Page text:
If this is life after Steven Stamkos, the Tampa Bay Lightning are going to be fine.
The Lightning became the NHL's first team through to conference finals on Sunday, eliminating the New York Islanders in Game 5 with a convincing 4-0 win driven – as has been the case all playoffs – by their stars.
Their healthy ones, anyway.
This is Tampa's second successive year going deep into the postseason, but what's most remarkable about this trip is who's not there. Anton Stralman, a top defenceman who averaged 22 minutes a game this season, hasn't yet played in the playoffs, thanks to a broken leg. And Stamkos, out with a scary blot-clot issue that required surgery, hasn't either.
Not many teams can lose two of their top-three minute men from the season and sustain this kind of run in the playoffs, but that's what we're seeing with the Lightning, who improved to 8-2 with Sunday's win.
They're showing their depth, every night. But they're also showcasing how much high-end talent is on this roster, even minus two of its best players.
Behemoth Ben Bishop has a .938 save percentage in these playoffs and has emerged as one of the NHL's better goalies. Nikita Kucherov has nine goals in 10 games and is going to be a star up front for this franchise for years. Tyler Johnson, too. And Victor Hedman's marvellous shutdown job on Isles captain John Tavares – and two key goals in Game 5 – are why the big Swede should be in line for a Norris Trophy at some point soon. Those four players alone are the foundation of a solid Stanley Cup contender.
The Lighting were fortunate not to draw a powerhouse in Round 1 (in which they easily eliminated Detroit in five games) or Round 2, but they've deserved to steamroll through. While Stralman and Stamkos remain questionable for the start of the next round, Tampa has a decent shot of beating either Pittsburgh or Washington for a return trip to the final.
And unlike last year, when Tampa ran up against the Chicago Blackhawks, there's no clear Cup favourite approaching from the West. The thing with having all that talent is it comes with very tough questions. Simply put, Lightning general manager Steve Yzerman can't pay everybody on this roster.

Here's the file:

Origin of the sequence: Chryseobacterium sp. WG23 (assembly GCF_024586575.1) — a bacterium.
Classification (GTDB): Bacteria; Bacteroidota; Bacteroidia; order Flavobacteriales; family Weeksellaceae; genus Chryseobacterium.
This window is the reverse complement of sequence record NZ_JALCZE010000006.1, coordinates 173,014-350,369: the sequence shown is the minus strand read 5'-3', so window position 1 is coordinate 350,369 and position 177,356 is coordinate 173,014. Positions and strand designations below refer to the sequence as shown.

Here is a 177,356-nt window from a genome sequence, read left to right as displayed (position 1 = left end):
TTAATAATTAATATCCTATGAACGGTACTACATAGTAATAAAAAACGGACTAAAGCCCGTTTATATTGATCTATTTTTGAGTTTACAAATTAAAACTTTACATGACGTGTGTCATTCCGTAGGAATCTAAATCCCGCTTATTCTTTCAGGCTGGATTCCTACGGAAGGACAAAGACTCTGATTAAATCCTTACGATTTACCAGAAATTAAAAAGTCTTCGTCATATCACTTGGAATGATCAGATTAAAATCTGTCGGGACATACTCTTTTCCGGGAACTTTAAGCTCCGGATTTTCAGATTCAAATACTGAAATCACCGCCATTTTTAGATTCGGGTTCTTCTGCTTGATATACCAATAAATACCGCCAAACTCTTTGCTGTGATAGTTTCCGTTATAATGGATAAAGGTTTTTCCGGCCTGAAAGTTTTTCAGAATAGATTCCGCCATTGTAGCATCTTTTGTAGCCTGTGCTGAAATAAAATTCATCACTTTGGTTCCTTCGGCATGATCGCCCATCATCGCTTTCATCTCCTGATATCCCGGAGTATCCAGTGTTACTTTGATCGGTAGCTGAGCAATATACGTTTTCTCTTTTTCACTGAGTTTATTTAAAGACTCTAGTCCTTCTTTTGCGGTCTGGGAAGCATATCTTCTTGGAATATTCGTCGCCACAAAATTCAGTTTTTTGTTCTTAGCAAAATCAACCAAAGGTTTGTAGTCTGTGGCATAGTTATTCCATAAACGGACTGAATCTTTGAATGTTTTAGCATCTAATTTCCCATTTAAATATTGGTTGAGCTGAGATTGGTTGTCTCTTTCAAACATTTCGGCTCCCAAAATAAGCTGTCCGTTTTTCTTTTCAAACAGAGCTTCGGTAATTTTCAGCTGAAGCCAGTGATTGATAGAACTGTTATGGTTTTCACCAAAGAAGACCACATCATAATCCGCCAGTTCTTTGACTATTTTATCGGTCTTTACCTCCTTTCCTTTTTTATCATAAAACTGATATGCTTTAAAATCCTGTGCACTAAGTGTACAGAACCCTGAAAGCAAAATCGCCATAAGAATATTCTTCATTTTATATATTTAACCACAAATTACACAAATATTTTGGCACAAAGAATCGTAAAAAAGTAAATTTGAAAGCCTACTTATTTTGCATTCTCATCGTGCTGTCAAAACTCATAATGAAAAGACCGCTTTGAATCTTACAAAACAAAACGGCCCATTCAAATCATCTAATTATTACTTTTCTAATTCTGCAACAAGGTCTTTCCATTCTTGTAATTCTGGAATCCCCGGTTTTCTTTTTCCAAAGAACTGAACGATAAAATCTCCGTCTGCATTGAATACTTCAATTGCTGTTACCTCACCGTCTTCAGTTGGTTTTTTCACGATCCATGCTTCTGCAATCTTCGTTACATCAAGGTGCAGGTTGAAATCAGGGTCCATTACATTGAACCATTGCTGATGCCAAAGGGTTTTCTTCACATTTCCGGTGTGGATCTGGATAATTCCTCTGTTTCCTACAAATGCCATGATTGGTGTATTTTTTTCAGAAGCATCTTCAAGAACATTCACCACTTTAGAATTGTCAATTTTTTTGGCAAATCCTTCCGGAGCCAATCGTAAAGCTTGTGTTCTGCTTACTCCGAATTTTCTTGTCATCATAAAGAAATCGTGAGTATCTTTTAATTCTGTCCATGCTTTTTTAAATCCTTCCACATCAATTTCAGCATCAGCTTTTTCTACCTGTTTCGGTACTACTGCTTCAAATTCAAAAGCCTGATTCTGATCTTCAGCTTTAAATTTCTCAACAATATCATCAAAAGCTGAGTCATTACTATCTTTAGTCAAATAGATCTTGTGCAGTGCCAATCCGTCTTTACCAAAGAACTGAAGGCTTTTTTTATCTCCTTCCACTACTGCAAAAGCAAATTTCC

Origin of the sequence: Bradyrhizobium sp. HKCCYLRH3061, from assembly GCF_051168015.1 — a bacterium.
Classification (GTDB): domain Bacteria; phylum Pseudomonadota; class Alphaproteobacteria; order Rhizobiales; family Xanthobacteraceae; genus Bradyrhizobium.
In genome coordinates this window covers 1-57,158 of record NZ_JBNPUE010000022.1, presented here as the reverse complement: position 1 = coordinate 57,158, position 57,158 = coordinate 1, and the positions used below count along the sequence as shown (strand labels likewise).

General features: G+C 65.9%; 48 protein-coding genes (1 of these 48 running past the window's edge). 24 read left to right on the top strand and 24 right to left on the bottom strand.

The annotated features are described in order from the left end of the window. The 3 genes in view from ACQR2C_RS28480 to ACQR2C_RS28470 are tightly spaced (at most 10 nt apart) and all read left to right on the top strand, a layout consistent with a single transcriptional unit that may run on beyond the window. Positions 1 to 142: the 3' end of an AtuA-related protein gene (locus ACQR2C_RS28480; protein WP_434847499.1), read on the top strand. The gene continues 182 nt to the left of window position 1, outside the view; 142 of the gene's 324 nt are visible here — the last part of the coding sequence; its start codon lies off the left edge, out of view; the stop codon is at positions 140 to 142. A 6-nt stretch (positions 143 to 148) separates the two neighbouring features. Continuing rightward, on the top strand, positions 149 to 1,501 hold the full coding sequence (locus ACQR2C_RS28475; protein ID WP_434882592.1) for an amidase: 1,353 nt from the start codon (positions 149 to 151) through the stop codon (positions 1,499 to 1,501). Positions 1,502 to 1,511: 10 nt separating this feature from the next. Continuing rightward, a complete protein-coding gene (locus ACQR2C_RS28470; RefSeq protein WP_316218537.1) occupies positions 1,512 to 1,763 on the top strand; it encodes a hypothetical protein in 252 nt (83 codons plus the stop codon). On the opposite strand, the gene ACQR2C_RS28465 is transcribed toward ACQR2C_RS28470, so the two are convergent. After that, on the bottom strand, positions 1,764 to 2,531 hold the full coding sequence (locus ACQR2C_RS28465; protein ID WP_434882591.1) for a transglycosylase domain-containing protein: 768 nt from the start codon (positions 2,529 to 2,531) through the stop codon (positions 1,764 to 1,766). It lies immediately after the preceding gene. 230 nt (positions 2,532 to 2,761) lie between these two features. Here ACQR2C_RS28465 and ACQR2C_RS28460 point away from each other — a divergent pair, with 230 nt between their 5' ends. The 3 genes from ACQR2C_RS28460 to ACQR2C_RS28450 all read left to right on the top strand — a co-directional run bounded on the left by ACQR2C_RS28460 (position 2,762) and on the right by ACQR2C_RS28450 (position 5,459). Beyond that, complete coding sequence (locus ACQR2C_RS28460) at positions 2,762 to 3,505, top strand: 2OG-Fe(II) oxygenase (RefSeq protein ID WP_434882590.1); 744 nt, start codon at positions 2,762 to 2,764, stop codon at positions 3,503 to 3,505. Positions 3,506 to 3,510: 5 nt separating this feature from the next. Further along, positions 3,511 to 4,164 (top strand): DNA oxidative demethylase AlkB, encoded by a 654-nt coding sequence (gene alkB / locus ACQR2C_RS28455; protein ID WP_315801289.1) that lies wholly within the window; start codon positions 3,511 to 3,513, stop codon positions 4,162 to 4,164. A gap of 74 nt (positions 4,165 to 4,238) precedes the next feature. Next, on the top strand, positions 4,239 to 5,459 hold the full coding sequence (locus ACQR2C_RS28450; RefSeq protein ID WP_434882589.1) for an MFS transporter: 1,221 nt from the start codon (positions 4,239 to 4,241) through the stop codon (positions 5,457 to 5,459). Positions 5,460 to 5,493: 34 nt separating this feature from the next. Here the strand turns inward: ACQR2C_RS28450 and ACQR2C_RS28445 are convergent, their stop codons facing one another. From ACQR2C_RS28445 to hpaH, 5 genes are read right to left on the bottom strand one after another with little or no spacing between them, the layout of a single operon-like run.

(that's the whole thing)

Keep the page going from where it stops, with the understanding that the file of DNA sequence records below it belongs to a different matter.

And his hard decisions start as soon as they stop playing.
Kucherov, for one, will be a restricted free agent and deserves a long-term extension.
After a 30-goal regular season and nine goals in 10 playoff games so far, he's earned something at least in the $6-million range. Add in a sizable raise for versatile utility forward Alex Killorn and deals for the rest of their restricted free agents, and there isn't even $10-million to give Stamkos a new contract if they wanted to.
Yzerman can find wiggle room by shedding a bad contract like Matt Carle's, but that only delays salary cap armageddon to 2017. At that point, the list of who needs a new deal is oppressive: Hedman, Bishop, Johnson, Ondrej Palat, Jonathan Drouin – and more.
Just as Chicago, the Los Angeles Kings and other great teams have had to tear down to attempt to keep rolling, that looks like what's coming in Tampa – whether it wins a Cup in this small window or not.
Not bringing Stamkos back could give the Lightning an out. They could use the $8-million or so space they'll have to add a couple other lesser pieces to complement their current team for another run next season and then make some less punishing cuts a year from now when they have more information.
Perhaps Bishop becomes expendable if 21-year-old backup Andrei Vasilevskiy continues his rise? Perhaps Hedman or Johnson can offer some sort of discount on their cap hit in exchange for plenty of term?
The best news for the Lightning is they've got talent coming. The successful franchises now are going to have to keep cycling cheap players on entry-level contracts into the lineup, and the Lightning likely will have options in Anthony DeAngelo, Brayden Point, Adam Erne and Nikita Gusev (if he can ever be wooed from Russia to play with old pal Kucherov).
Yzerman's staff has really done an excellent job with depth picks, putting the Lightning up with the Anaheim Ducks as the two best drafting organizations in the league. If they win the Cup, Tampa's scouts will have earned their rings.
That will help.
But no matter what there's going to be some cap-related misery. Stamkos is the big decision, and you can't help but watch these playoffs, and his team succeed so brilliantly without him, and wonder if giving him a deal for 15 per cent of the team's cap space makes any sense.
There's no easy answer to that.
There's no easy answer to any of it.